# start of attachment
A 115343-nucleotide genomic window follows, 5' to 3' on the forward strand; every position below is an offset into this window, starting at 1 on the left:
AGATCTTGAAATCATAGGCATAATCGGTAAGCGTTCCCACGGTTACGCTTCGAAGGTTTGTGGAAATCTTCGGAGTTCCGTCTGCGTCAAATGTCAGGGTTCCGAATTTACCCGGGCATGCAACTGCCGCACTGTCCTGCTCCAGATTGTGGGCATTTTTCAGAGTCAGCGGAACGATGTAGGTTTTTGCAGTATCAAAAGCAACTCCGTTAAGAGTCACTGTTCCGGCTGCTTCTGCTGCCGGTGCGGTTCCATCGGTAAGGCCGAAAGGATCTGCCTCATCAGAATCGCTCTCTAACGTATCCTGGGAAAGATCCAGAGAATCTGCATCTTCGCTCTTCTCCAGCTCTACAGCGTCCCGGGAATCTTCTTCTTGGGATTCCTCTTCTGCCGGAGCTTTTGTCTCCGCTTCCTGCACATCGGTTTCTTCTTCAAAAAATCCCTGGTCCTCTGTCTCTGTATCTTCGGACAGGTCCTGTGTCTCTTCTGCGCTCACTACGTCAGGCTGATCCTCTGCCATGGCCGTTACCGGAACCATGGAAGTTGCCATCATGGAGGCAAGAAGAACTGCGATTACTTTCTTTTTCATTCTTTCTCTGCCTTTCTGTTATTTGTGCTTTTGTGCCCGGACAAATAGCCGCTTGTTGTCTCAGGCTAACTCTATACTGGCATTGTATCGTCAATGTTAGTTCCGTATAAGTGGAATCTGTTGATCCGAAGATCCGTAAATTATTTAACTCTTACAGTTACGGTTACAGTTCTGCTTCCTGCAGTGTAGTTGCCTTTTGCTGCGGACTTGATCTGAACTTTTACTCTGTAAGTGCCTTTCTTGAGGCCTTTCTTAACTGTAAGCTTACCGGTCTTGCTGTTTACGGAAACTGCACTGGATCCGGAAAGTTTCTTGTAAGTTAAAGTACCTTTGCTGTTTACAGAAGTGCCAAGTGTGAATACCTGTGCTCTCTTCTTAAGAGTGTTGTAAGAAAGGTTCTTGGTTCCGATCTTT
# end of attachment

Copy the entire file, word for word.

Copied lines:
A 115343-nucleotide genomic window follows, 5' to 3' on the forward strand; every position below is an offset into this window, starting at 1 on the left:
AGATCTTGAAATCATAGGCATAATCGGTAAGCGTTCCCACGGTTACGCTTCGAAGGTTTGTGGAAATCTTCGGAGTTCCGTCTGCGTCAAATGTCAGGGTTCCGAATTTACCCGGGCATGCAACTGCCGCACTGTCCTGCTCCAGATTGTGGGCATTTTTCAGAGTCAGCGGAACGATGTAGGTTTTTGCAGTATCAAAAGCAACTCCGTTAAGAGTCACTGTTCCGGCTGCTTCTGCTGCCGGTGCGGTTCCATCGGTAAGGCCGAAAGGATCTGCCTCATCAGAATCGCTCTCTAACGTATCCTGGGAAAGATCCAGAGAATCTGCATCTTCGCTCTTCTCCAGCTCTACAGCGTCCCGGGAATCTTCTTCTTGGGATTCCTCTTCTGCCGGAGCTTTTGTCTCCGCTTCCTGCACATCGGTTTCTTCTTCAAAAAATCCCTGGTCCTCTGTCTCTGTATCTTCGGACAGGTCCTGTGTCTCTTCTGCGCTCACTACGTCAGGCTGATCCTCTGCCATGGCCGTTACCGGAACCATGGAAGTTGCCATCATGGAGGCAAGAAGAACTGCGATTACTTTCTTTTTCATTCTTTCTCTGCCTTTCTGTTATTTGTGCTTTTGTGCCCGGACAAATAGCCGCTTGTTGTCTCAGGCTAACTCTATACTGGCATTGTATCGTCAATGTTAGTTCCGTATAAGTGGAATCTGTTGATCCGAAGATCCGTAAATTATTTAACTCTTACAGTTACGGTTACAGTTCTGCTTCCTGCAGTGTAGTTGCCTTTTGCTGCGGACTTGATCTGAACTTTTACTCTGTAAGTGCCTTTCTTGAGGCCTTTCTTAACTGTAAGCTTACCGGTCTTGCTGTTTACGGAAACTGCACTGGATCCGGAAAGTTTCTTGTAAGTTAAAGTACCTTTGCTGTTTACAGAAGTGCCAAGTGTGAATACCTGTGCTCTCTTCTTAAGAGTGTTGTAAGAAAGGTTCTTGGTTCCGATCTTT